The "3," it turns out, stands for the number of days Michael Bay's third Transformers film will be in town. Shooting is scheduled for the week of Sept. 27, according to Kathy Hollinger, the head of D.C.'s film office. "They're going to be here, but not as long as anticipated," she says.

What she means is, Transformers's producers wanted to shoot here for longer — as many as three weeks — but their requests to shoot around certain National Park Service locations, including the Mall, were met with nearly an equal number of denials. When that story broke in June, she says, "I was trying very hard not to throw NPS under the bus, but we had spent a lot of time meeting with the executives of Transformers when they were coming to town."

And now what does she have to say?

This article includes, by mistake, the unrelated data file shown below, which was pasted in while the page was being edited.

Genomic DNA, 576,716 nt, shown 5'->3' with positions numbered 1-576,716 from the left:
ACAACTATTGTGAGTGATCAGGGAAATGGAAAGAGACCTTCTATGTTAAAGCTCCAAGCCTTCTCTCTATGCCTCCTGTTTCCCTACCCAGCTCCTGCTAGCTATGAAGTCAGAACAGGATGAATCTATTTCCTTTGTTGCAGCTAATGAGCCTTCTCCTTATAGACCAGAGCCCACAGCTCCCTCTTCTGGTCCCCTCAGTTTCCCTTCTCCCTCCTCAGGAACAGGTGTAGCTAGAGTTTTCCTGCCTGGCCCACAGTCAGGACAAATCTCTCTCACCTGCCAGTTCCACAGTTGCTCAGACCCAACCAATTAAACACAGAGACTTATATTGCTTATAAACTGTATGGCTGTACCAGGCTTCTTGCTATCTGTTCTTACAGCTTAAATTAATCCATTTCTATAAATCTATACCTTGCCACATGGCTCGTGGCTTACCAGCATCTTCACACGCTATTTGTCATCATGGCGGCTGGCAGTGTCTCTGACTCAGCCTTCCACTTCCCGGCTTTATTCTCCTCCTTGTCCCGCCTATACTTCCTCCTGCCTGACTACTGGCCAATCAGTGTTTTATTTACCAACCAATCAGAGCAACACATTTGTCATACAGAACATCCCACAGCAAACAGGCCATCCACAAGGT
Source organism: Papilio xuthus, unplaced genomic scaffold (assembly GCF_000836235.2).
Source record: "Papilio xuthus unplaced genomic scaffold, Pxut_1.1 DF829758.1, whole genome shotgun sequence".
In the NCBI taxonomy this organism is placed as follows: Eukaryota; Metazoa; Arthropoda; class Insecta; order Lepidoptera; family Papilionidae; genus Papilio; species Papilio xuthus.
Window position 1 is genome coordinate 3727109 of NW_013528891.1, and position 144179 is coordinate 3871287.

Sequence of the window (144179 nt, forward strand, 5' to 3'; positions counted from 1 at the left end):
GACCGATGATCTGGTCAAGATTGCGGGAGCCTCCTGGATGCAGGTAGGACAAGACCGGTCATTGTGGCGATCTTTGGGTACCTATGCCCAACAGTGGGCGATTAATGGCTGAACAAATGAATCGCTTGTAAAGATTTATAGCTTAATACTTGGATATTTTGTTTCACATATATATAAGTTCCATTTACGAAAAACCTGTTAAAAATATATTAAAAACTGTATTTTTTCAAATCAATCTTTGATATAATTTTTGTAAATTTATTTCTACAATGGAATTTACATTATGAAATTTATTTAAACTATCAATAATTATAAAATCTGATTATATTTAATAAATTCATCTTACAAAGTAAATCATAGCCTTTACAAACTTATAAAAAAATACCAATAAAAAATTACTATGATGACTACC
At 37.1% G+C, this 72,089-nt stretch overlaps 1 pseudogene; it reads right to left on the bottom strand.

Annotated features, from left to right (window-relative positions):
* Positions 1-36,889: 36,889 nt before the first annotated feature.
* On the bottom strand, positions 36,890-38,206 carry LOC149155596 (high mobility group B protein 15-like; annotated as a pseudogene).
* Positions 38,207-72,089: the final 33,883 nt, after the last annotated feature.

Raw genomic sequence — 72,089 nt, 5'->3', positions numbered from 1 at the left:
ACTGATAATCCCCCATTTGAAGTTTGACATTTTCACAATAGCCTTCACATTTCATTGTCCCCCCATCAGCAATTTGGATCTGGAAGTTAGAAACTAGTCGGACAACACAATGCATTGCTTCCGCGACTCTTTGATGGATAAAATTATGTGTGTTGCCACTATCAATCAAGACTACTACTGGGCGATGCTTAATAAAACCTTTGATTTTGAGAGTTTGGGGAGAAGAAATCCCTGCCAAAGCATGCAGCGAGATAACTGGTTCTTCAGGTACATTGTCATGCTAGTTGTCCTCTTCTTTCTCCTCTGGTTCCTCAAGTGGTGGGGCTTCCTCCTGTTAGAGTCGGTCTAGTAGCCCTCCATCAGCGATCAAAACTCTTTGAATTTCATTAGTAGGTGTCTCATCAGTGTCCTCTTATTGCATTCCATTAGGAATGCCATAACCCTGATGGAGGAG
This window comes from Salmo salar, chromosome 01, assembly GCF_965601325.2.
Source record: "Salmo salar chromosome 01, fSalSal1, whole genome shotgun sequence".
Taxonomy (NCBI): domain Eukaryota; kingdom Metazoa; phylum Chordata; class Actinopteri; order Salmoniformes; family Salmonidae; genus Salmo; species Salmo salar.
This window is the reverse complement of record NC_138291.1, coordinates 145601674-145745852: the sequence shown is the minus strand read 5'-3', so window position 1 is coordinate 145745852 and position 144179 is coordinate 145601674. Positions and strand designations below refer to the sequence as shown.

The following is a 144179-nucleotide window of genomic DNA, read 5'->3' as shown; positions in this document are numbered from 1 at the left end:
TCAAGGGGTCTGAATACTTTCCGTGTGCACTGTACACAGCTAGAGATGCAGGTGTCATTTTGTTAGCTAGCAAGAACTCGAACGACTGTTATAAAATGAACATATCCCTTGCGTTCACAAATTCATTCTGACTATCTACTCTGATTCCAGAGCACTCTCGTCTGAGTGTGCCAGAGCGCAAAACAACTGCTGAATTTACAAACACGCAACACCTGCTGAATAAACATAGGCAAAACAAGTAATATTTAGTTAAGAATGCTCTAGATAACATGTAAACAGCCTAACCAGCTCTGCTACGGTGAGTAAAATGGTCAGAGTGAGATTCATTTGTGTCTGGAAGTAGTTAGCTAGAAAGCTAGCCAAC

She calls NPS the "most challenging" federal agency to work with.

"We put a lot of energy into this because we knew it would be this huge positive economic impact for the city," she says. "So it was going to be a few weeks, and now it's dwindled to a few days, and it dwindled to a few days because NPS shot down a few of the locations."

The Washington Monument was among those locations, though she couldn't recall the others. A scene planned for the Lincoln Memorial was approved. Park Services spokesman Bill Line's phone was busy during several attempts this afternoon.

"We worked our butts off more than we ever have before, to go as high as we could at NPS, to say, 'This is crazy,'" she says. "It's so frustrating, because it was an opportunity to really show the industry that this could be done in the District, that residents could be hired at a time when a lot of people are out of work. Business could have been booming in the fall."

Like it is, no doubt, in Chicago, where the film began shooting on July 10. Production doesn't wrap there until Aug. 23.

"Three days of Transformers is going to be a lot," says Hollinger. "A few weeks would have been tremendous."

Good luck getting discovered by Michael Bay now.